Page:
AuthorTopic: Video game is not art - Hideo Kojima  (Read 25531 times)

Offline Cow

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Re: Video game is not art - Hideo Kojima

Reply #10 on: December 30, 2006, 04:26:40 am

Offline AlexHW

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Re: Video game is not art - Hideo Kojima

Reply #11 on: December 30, 2006, 05:07:32 am
personally, I think it is all relative to the individual. A person who doesn't look for the art in something will not see it, but those who do, will percieve it. It's easier to see art in things which intend to pull you towards it and make you think "why?"..

Offline Rydin

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Re: Video game is not art - Hideo Kojima

Reply #12 on: December 30, 2006, 05:59:37 am
An artist who influences me a lot once said that all art is theft.  I feel one would have to be pretty ignorant not to see how much video games steal from movies...therefore videogames are art :P...... :lol:

In all seriousness though, I think video games CAN be art, it's just the fact that almost all of them aren't.  Art is usually made by one person, and pretty much every commercial video game is made by groups of at least 5, ranging to the hundreds.  This is why Feron was right; you can't compare Grand Theft Auto III to the Sistine Chapel, as one took hundreds of people, and the other, only one single person.

There still are games made by 1-2 people, and some of these games tend to be near art...anybody who has heard of Kenta Cho knows exactly what I'm talking about...  Games that double as art DO exist, its just very hard to find examples of it commercially, and I think the same holds true for most movies, too.  If you want some sound examples, look into some freeware games a bit: they're there.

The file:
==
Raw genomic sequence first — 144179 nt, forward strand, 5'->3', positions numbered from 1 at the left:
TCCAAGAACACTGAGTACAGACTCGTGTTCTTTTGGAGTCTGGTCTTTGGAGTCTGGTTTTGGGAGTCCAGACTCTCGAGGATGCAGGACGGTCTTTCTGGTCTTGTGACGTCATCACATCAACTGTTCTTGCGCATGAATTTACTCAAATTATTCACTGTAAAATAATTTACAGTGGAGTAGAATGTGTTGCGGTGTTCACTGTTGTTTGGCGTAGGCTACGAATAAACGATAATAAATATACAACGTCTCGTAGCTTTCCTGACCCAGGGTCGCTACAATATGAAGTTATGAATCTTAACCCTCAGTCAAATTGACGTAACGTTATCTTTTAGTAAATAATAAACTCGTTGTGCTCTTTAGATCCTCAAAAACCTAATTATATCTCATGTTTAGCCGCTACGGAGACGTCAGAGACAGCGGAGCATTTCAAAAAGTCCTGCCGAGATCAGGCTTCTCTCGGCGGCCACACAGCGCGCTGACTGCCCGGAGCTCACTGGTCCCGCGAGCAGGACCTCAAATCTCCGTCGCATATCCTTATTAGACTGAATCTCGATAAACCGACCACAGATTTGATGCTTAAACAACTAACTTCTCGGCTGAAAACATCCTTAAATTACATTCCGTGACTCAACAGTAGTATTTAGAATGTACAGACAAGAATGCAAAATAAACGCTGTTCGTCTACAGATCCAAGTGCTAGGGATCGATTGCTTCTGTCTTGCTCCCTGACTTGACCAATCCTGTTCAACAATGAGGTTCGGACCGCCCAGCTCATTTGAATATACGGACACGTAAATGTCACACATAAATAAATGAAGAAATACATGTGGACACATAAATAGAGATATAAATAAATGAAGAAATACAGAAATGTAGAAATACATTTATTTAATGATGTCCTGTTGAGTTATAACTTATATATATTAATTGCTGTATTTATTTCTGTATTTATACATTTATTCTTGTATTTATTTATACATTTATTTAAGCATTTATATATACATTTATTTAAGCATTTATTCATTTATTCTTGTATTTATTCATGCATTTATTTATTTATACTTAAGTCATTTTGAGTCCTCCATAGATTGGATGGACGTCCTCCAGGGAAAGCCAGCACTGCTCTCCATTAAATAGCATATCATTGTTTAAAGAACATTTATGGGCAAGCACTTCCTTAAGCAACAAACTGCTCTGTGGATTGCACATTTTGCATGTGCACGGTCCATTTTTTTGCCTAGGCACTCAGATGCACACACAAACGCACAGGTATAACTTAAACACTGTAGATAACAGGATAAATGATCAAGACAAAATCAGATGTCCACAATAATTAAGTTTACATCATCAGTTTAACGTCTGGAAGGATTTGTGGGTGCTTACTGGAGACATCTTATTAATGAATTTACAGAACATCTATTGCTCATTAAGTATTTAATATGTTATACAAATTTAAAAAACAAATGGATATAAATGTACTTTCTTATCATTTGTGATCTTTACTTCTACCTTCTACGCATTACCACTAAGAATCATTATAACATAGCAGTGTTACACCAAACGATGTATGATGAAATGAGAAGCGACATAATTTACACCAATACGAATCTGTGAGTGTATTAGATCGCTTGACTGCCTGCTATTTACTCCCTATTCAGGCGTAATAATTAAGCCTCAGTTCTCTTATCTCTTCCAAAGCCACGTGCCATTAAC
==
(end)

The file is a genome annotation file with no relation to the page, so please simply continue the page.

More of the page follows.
Man cannot remake himself without suffering for he is both the marble and the sculptor.

Offline Akzidenz

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Re: Video game is not art - Hideo Kojima

Reply #13 on: December 30, 2006, 07:03:28 am
personally, I think it is all relative to the individual. A person who doesn't look for the art in something will not see it, but those who do, will percieve it. It's easier to see art in things which intend to pull you towards it and make you think "why?"..

Art is absolutely relative.. the difference here is that contemporary fine art (and for that matter, most forms of commercial art) is considered by - and presented to - the public as something which should be seen and appreciated as "art." Whereas video games are still absolutely seen by the public as a form of mindless entertainment. And that's one of the things that's preventing video games from growing - if the artists responsible are conscious of the fact that their work will not be seen as the art they intend it to be, and especially if they don't believe that the public is willing to accept any strong move in a new direction, they're limited in the worst way.
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Offline Helm

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Re: Video game is not art - Hideo Kojima

Reply #14 on: December 30, 2006, 07:39:00 am
Art is whatproclaims itself to be art.

Offline Akzidenz

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Re: Video game is not art - Hideo Kojima

Reply #15 on: December 30, 2006, 08:05:49 am
Art is whatproclaims itself to be art.

What would you call a person who perceives a piece of non-art to be art, then?
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Offline Rydin

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Re: Video game is not art - Hideo Kojima

Reply #16 on: December 30, 2006, 08:06:46 am
A dadaist.
Man cannot remake himself without suffering for he is both the marble and the sculptor.

Offline Akzidenz

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Re: Video game is not art - Hideo Kojima

Reply #17 on: December 30, 2006, 08:12:04 am
A dadaist.